Sap testing is a new laboratory test that measures the nutrient concentration in plant sap, which may be a better way to forecast nutrient deficiencies in soybeans.
Last week I posted a blog on pulling tissue samples and running tissue analysis in soybeans. This is a tried and true method of seeing how much nutrients the plant has banked away in its tissue. Over the years guidelines have been developed to help interpret the results and decide whether nutrient concentrations are low, normal, high or even excessive. Sap analysis may be a complement to this test or another method to choose from.
Sap analysis is not new. Potato and vegetable growers have reliably used petiole nitrate testing as a means of monitoring the nitrogen status of their crops. Vegetable growers can take leaf petioles, express the sap, then test for nitrate and/or potassium using portable Cardy meters that measure nitrate, potassium, calcium, sodium, pH and EC.
Today, Crop Health Labs out of Ohio offers sap analysis as a new tool to assess nutrient availability and a plant’s metabolic health. In this procedure you collect old leaves and new leaves, bag them, place them on ice and overnight them. And as with conventional tissue testing, the values reported are categorized as either deficient, sufficient or excess.
You will ask: Why old and new leaves? Well, plant nutrients differ in mobility within the plant. Nitrogen, for example, is very mobile and moves from old leaves to new leaves so the plant can always get a supply either from the soil or by cannibalizing it from old leaves. Calcium, on the other hand, is immobile in plants and new tissue always needs a fresh supply.
• Mobile: N, P, K and Mg (oldest leaves most often deficient)
• Partially mobile: S, Cu, Fe, Mn, Mo, Zn (Micronutrients are generally considered relatively immobile, thus the justification for foliar feeding.)
• Immobile: Ca and B (youngest leaves most often deficient)
Conventional tissue analysis measures mainly 11 nutrients: N, P, K, Ca, Mg, S, Fe, Mn, Zn, Cu and B. Sap analysis looks at 23 parameters: sugar, pH, EC (conductivity), total N, nitrate N, ammonium N, P, K, Ca, Mg, S, Fe, Mn, Zn, Cu, B, Mo, Chloride, Silicate, Cobalt, Aluminum and Selenium. And next year nickel will be added. One additional difference with sap analysis is the suggestion to pull samples every 2 or 3 weeks to develop a trend line on what is happening in the plant over the season rather than at 1 or 2 times as is common with tissue testing.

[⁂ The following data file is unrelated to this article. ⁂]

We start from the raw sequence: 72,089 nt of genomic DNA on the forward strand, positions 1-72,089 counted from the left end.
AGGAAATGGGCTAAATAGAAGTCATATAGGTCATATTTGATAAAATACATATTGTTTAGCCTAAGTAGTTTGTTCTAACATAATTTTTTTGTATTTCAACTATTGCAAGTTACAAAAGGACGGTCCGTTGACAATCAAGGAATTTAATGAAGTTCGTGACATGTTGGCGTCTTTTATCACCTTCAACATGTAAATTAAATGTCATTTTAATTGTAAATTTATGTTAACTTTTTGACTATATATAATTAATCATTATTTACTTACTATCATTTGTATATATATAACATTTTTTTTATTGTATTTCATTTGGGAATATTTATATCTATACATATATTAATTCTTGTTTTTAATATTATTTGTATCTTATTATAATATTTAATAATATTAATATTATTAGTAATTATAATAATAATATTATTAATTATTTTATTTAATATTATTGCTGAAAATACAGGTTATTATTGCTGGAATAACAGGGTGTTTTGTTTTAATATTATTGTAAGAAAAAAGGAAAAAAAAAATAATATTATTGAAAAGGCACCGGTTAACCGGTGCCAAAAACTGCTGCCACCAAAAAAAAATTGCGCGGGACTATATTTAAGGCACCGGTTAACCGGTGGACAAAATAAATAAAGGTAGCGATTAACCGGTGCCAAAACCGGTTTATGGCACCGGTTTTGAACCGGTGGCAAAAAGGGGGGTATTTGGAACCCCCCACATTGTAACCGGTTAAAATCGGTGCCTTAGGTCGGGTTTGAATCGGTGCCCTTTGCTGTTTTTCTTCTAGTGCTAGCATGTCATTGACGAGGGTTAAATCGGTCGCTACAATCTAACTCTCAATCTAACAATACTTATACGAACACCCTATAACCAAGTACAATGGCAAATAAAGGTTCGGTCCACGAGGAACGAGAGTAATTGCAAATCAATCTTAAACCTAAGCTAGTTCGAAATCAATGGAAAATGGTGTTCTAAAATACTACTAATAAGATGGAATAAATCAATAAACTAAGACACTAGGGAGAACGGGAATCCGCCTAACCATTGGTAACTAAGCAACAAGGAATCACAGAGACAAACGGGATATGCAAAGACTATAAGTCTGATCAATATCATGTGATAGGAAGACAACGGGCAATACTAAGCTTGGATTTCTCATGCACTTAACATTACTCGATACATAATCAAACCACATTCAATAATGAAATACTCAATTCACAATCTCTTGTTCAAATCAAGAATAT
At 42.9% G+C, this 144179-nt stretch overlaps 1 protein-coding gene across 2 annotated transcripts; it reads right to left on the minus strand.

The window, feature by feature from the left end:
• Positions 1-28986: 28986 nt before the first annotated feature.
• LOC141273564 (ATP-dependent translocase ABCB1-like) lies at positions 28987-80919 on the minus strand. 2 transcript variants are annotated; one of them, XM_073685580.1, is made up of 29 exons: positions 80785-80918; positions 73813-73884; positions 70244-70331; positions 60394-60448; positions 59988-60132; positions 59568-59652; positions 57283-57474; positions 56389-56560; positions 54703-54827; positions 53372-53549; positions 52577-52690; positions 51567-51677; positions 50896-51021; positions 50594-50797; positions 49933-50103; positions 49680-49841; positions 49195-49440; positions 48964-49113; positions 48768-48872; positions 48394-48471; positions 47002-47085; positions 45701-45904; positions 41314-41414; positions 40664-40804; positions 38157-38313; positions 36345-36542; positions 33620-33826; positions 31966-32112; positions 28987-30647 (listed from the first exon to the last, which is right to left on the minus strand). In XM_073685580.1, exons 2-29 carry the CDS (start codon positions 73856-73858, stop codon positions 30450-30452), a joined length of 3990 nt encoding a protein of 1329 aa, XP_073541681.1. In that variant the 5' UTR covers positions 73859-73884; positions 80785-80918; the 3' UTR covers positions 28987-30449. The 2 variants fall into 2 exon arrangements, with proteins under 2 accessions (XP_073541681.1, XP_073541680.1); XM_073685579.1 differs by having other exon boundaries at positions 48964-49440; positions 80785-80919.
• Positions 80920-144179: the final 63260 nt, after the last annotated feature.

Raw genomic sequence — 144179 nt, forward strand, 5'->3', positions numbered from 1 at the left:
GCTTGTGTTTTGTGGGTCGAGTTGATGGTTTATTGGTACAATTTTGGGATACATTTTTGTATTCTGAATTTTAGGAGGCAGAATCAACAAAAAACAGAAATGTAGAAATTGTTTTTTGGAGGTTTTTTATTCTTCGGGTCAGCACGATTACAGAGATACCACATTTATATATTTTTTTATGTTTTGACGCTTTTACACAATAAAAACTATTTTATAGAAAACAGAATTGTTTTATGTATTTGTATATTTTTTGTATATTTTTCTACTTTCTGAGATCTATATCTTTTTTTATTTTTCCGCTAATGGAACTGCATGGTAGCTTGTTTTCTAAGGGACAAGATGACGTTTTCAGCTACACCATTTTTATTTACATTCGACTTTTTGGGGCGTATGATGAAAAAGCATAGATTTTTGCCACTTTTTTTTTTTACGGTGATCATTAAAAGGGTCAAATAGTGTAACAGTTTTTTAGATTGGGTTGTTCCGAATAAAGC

Sap analysis looks at the nutrient concentration in the sap and the nutrients readily available to be used by the plant’s metabolic engine. I refer to this as bio-available nutrients. So how do you interpret the results or even trust that you can rely on them as you would rely on a tissue test? Crop Health Labs and Nova Crop Control in the Netherlands (they pioneered this sap testing methodology) report that sap testing will reveal nutrient deficiencies 2 to 3 weeks earlier than tissue testing will.
So can you trust this test? This is a new test which very few agronomists or university researchers have experience using; many aren’t yet aware of it. Last year I gave it a try on commercial corn and soybeans on two sampling dates and the results indicated that micronutrients were borderline deficient in corn and soybeans, while tissue testing reported they were sufficient. I have done tissue testing in the past and the results are always same—sufficient—so I quit doing tissue test. But the sap test got me to thinking.
This year both Fred Below at the University of Illinois and I are doing another test on corn and soybeans and comparing sap analysis and tissue testing. My tests are on commercial fields of corn and soybeans, and Fred’s are on replicated fertilizer and unfertilized research plots. We are sampling 5 times throughout the season. We will be sharing and discussing results as we begin to understand the numbers and value of this test in better managing corn and soybeans.
The technology intrigues me with its potential to report nutrient availability as well as indicate a plant’s metabolic health. We have a lot to learn, though, both on the technology and how to properly interpret results.
For more information visit http://crophealthlabs.com/.
Agronomist Dr. Daniel Davidson posts blogs on agronomy-related topics. Feel free to contact him at firstname.lastname@example.org or by leaving a comment below.